- Pakistan is trying to cash in on the US-China rivalry to its advantage like it did in the Cold War.
- If Pakistan and China can successfully manage the diabolical Taliban, India will be the biggest loser in the New Great Game.
- In Afghanistan, humanity has been sacrificed at the altar of economic-political gains, a dangerous precedent has been set.
- The Central Asian nations have grown wary of China’s debt trap, and are apprehensive of the surging Islamist extremism.
- India is trying to adjust its foreign policy accordingly in Central Asia where there are too many conflicting elements pooling into one cauldron.
- Instead of getting fussed with the Afghan situation, New Delhi should use it as an opportunity to coax Russia, USA, CARs and Iran to its favour.
(This is the 2nd part in the 2-part series on India in Central Asia. The first part can be read here)
New rivalries and changing dynamics in global politics have made Central Asia a lucrative geo-strategic, resource rich region where everyone wants a stake. China is seeking supremacy in Asia to project itself as a superpower; Russia wants to protect its sphere of influence where China is trying to encroach but without allowing any foothold to America; USA and its allies as well as India are apprehensive about Chinese expansionism guided by the Middle-Kingdom approach; Iran is eager to enhance trade routes to bolster its staggering economy; and all concerned parties are holding their breaths over the consequences that will follow once Taliban consolidates its position in Afghanistan once more.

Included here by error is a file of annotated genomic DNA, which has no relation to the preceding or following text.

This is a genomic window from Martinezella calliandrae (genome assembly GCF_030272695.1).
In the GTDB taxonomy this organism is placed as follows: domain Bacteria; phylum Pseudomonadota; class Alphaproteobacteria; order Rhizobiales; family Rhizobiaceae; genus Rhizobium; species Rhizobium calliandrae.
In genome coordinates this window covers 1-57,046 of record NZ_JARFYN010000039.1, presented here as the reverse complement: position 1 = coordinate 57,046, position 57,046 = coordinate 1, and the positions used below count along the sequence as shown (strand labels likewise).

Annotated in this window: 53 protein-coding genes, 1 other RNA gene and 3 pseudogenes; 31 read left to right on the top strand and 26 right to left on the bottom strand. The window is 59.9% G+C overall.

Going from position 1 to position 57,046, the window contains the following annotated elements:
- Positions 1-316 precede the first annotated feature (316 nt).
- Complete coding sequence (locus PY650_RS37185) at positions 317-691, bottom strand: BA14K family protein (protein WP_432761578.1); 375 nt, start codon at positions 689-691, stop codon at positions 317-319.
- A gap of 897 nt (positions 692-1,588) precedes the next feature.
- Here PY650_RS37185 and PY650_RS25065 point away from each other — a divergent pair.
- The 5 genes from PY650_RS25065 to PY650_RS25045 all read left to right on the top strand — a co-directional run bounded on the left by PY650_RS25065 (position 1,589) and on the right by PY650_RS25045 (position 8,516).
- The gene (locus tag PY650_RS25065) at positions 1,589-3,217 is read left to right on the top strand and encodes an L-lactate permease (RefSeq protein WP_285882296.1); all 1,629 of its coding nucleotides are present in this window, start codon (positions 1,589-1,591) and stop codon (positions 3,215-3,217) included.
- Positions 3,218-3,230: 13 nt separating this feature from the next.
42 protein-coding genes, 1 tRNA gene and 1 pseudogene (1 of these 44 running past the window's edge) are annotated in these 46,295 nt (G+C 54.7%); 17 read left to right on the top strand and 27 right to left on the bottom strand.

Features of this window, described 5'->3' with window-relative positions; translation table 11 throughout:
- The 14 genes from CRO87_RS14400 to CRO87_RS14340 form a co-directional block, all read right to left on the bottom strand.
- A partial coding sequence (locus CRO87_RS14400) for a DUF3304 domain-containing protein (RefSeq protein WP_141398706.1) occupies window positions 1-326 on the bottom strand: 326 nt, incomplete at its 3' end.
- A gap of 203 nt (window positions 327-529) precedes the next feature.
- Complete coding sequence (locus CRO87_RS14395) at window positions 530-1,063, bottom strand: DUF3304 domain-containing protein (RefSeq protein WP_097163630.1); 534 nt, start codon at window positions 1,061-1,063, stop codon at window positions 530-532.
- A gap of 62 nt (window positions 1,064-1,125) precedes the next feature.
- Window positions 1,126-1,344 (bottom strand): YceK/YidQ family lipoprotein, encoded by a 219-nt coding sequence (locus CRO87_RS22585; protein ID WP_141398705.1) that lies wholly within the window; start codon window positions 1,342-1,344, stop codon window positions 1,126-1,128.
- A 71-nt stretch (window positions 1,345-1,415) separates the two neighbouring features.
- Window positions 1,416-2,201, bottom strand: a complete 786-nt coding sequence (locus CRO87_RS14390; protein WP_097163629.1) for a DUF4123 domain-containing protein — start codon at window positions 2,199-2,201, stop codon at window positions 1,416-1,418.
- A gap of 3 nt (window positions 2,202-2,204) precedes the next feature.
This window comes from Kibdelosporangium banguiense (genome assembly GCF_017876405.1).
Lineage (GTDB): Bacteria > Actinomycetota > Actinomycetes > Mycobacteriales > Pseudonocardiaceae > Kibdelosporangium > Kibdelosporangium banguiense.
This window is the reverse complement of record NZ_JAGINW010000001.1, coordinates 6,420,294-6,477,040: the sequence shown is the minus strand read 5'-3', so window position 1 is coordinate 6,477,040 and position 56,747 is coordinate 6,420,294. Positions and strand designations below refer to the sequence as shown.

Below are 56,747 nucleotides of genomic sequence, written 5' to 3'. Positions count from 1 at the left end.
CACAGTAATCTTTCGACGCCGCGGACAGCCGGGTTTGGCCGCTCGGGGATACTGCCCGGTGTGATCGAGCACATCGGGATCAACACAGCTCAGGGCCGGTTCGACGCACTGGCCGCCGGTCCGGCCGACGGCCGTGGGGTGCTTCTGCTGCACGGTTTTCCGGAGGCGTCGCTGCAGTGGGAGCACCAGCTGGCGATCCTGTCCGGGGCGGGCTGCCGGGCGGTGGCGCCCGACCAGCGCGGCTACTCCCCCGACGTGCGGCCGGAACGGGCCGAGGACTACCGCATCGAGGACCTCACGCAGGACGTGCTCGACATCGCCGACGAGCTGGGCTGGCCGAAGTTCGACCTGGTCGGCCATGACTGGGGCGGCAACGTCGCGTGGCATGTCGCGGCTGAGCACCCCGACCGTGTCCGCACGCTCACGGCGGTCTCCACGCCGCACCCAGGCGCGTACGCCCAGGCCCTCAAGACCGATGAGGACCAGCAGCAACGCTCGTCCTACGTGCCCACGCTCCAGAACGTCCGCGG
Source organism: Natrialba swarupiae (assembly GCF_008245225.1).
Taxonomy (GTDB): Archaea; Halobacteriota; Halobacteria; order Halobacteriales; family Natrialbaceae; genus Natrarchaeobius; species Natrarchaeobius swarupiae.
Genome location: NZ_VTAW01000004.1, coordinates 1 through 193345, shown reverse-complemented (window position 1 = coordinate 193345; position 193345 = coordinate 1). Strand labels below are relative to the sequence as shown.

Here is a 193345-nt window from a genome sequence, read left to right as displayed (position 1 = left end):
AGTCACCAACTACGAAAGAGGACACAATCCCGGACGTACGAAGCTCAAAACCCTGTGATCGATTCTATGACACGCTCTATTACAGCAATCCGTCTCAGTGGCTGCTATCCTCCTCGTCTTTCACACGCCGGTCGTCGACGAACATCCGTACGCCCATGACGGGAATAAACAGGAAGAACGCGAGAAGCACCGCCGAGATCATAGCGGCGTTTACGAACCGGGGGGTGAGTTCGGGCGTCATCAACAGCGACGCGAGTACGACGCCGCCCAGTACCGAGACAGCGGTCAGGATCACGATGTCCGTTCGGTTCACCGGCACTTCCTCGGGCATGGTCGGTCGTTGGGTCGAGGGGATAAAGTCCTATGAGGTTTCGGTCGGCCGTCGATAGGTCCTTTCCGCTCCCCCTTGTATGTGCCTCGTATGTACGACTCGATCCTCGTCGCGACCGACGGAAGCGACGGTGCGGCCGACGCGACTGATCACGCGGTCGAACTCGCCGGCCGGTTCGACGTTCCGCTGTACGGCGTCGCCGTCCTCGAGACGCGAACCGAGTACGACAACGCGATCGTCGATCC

A key player in this scenario is Pakistan. Pakistan is trying to cash in on the US-China rivalry to its advantage like it did in the Cold War, and it seems like its bonhomie with extremist Islamists groups will pay rich dividends once more. The proposed PakAfUz connectivity project basically seeks to build corridors to connect Afghanistan and Uzbekistan with the China Pakistan Economic Corridor (CPEC), a multi-billion flagship project of China’s BRI. If Pakistan and China can successfully manage the diabolical Taliban, India will be the biggest loser in the New Great Game.
But here lies the catch- religious extremism always yields unpredictable results. It would be a folly to assume that the Taliban would assume control over Afghanistan and then run peaceful relations with its neighbours like a responsible government- engaged in building roads and bridges for BRI, and buying mangoes from Pakistan. Their extremism will spill over in Pakistan, Xinjiang, CARs, India, Iran. Pakistan is known as a breeding ground for terrorists it can’t always control. Uighur militants are known to find safe haven in Afghanistan. Taliban has not only provided them shelter, but also training, and arms. India is a favourite target of Islamist terrorists. Iran is proudly Shia while Taliban is staunchly Sunni which will definitely create friction. CARs have faced brutal terrorist attacks in the past, and hardliner elements in their societies will gain ground which will ultimately lead to internal unrest. On top of all this, ISIS has also taken roots here and a turf war will likely take place.
Cauldron of Conflicting Elements
Countries like China and Pakistan, by bringing this terrorist organization to the negotiating table at par with the civilian Afghan government, have lent it a certain legitimacy both within and outside Afghanistan. Humanity has been sacrificed at the altar of economic-political gains, a dangerous precedent has been set, and eventually this decision will result in horrors because as India has always and repeatedly stressed- there is no such thing as good terrorism-bad terrorism, your terrorist-my terrorist. It’s a menace that must be nipped in the bud, but instead it is being encouraged here under the delusion that they can be ‘managed’.